Another disturbing example from The Sun comes slightly further down the page. Not only do they repeat the totally unfounded accusations that Climate Campers where responsible for the phantom oil-slick on the A8 but they, either deliberately or unknowingly, attribute more legitimacy to the story through their formatting of the quote from the Police.

The placement of these comments suggests that both the police spokesperson has made this entire comments and that someone from Climate Camp has taken responsibility for the phantom oil incident – for which, to say they have not is an understatement. In fact the two statement refer to two completely separate events that happened many miles apart from each other.

These are just a couple of examples from one article in the, famously right-wing and reactionary, Sun newspaper. Though suspiciously absent from it’s website this weekend is any reporting on the activities of the National Front with a PR strategy English Defence League in Bradford. Whilst this might be commendable (personally I think fascists should be kept as far from the media as possible) their history on reporting of the activities of the EDL suggest they might have other motives.

In July this year, they reported on the arrest of EDL member John Broomfield on charges of plotting to bomb a mosque. The circumstances of this incident are subject to question as there were no charges made, but the reporting of it seems to downright support the EDL, particularly when compared to the reporting of the Climate Camp.

The emphasis throughout the article is on the accused being innocent, whilst this may be the case, were the accused of Asian descent I can’t help but feel this might be slightly different. The image used to portray Broomfield shows him ‘defiant and patriotic’ in an England t-shirt. Look at any of the articles about Muslims accused of terrorism and they are all police mugshots.

“So what?” I hear you cry “a right-wing newspaper being right-wing, big whoop”. Thing is, though, the trend in all media is towards reporting assumptions, based on cliches and stereotypes, regardless of what actually happens. So what are peaceful protests become “riots” and “battles”, all Muslims become “terrorists” and racists are heralded as working class heroes. This sort of reporting is dangerous because it legitimises these stereotypes. It is naive and wrong to say that people don’t believe things just because they are in the media, people only believe things when they are in the media.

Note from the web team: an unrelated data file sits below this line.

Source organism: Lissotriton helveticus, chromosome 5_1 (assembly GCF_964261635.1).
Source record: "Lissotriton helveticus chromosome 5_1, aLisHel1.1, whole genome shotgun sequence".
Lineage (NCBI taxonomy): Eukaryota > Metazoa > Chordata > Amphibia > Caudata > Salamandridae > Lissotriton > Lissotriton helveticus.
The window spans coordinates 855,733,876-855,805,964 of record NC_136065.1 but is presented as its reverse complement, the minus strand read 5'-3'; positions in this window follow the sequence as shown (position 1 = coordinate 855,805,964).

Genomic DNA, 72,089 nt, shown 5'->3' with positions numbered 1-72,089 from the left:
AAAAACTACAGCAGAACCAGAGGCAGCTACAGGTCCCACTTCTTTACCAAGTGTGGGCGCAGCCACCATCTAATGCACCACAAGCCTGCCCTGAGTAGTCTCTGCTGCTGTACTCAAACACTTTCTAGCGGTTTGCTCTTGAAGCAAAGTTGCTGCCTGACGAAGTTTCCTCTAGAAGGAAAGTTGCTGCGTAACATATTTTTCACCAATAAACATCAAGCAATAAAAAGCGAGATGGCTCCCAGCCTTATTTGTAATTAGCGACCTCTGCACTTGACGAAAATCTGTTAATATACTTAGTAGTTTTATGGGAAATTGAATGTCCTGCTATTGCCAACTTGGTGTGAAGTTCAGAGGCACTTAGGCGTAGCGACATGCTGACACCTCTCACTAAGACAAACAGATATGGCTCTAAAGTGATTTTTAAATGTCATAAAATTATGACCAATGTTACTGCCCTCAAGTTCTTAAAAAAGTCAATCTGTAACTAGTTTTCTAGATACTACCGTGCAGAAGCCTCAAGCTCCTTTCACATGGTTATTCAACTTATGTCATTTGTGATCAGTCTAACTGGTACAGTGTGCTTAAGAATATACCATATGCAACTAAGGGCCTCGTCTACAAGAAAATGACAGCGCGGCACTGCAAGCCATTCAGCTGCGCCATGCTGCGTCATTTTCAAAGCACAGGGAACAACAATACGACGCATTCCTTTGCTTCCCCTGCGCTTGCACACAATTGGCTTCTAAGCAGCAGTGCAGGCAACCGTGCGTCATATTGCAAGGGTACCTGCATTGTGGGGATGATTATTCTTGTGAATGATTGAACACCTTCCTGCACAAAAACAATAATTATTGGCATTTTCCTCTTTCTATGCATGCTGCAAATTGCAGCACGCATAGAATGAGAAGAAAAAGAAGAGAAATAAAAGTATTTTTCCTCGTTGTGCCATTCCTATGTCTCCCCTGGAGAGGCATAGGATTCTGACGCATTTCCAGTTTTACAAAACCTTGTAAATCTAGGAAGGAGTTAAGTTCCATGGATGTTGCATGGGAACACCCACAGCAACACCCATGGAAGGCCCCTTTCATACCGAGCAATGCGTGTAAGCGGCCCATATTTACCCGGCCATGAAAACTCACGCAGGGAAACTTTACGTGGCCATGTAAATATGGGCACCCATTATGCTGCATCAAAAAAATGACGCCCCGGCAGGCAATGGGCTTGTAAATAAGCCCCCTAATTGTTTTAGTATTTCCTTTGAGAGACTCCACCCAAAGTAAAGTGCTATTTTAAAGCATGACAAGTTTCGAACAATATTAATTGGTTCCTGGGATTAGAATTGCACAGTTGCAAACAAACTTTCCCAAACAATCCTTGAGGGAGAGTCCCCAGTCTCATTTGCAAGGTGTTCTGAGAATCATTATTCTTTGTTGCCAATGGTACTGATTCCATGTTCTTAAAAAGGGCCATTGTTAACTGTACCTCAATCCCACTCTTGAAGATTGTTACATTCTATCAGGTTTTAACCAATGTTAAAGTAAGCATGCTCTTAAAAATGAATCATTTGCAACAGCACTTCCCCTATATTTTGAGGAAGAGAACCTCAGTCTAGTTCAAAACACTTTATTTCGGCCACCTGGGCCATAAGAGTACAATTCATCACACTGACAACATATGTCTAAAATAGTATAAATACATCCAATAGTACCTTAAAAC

In Malcolm Gladwell’s book Blink he references a psychology test that demonstrates how the reinforcement of images in society really can shape how people see each other. People gave significantly more positive responses to word association tests regarding black people when they had spent 30 minutes before the test looking at pictures of people like Nelson Mandela, Desmond Tutu or Martin Luther King.

What this shows is that the views of the EDL are based on media lies. Since the majory of UK media only, or biased to the extent that they might as well only, report negative stories about Muslims and immigrants we perceive them negatively. And so it is the same for protesters at Climate Camp, the reporting turns on them, so the people don’t support them and the association with climate change becomes negative.

If you listen to the media it seems we are almost on the verge of a race war, yet there is little (no) evidence to suggest this is actually the case. The vast majority of people get along fine and immigration is a huge benefit to the UK economy, not to mention to society.

This is why I am so angry with The Guardian for turning on the Camp. The Guardian, more than any other mainstream media outlet, has supported the Camp for Climate Action. But last week it chose to put out a series of very negative articles about Twitter “backfiring” on the Climate Camp and alleged attempts to stop freedom of speech, no doubt partly in retaliation for journalists being called “weak and cowardly” and “lazy” in a media guide, even though it was written by Guardian regular George Monbiot (does the failure to research that prove them lazy?). I don’t think the Guardian has a responsibility to always support the Camp, but they, like every other media outlet, has a responsibility to be apt and not misleading.

It seems so many of the ills of modern society can be traced back to mass representations; obsession with celebrity, fear of Islam (and the perception of any Muslim as a terrorist), mass consumption, political/environmental/sociological apathy. So this is my plea: please media, just FUCKING STOP IT! If we fill the media with positive images our wider perceptions will change and it is YOUR RESPONSIBILITY to do this.

Read the response from Climate Camp to the Guardian articles here, here and here.